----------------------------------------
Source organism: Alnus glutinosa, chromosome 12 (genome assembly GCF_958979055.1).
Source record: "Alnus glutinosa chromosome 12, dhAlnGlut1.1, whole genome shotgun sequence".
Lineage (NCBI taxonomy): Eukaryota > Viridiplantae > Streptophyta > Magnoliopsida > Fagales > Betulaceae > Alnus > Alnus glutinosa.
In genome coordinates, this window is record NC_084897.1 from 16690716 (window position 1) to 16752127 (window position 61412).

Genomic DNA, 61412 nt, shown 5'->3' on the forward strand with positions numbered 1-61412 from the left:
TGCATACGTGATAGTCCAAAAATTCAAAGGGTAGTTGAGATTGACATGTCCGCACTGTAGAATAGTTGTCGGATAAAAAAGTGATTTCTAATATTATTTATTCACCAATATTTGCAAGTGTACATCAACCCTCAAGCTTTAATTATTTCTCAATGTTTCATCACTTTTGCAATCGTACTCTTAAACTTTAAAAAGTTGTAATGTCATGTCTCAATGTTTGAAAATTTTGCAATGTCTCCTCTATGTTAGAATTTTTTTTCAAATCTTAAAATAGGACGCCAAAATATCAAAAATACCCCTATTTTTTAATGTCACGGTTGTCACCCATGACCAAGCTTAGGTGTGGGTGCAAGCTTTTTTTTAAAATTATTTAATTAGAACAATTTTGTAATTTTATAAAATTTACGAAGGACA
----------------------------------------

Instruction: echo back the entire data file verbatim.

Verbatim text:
Source organism: Alnus glutinosa, chromosome 12 (genome assembly GCF_958979055.1).
Source record: "Alnus glutinosa chromosome 12, dhAlnGlut1.1, whole genome shotgun sequence".
Lineage (NCBI taxonomy): Eukaryota > Viridiplantae > Streptophyta > Magnoliopsida > Fagales > Betulaceae > Alnus > Alnus glutinosa.
In genome coordinates, this window is record NC_084897.1 from 16690716 (window position 1) to 16752127 (window position 61412).

Genomic DNA, 61412 nt, shown 5'->3' on the forward strand with positions numbered 1-61412 from the left:
TGCATACGTGATAGTCCAAAAATTCAAAGGGTAGTTGAGATTGACATGTCCGCACTGTAGAATAGTTGTCGGATAAAAAAGTGATTTCTAATATTATTTATTCACCAATATTTGCAAGTGTACATCAACCCTCAAGCTTTAATTATTTCTCAATGTTTCATCACTTTTGCAATCGTACTCTTAAACTTTAAAAAGTTGTAATGTCATGTCTCAATGTTTGAAAATTTTGCAATGTCTCCTCTATGTTAGAATTTTTTTTCAAATCTTAAAATAGGACGCCAAAATATCAAAAATACCCCTATTTTTTAATGTCACGGTTGTCACCCATGACCAAGCTTAGGTGTGGGTGCAAGCTTTTTTTTAAAATTATTTAATTAGAACAATTTTGTAATTTTATAAAATTTACGAAGGACA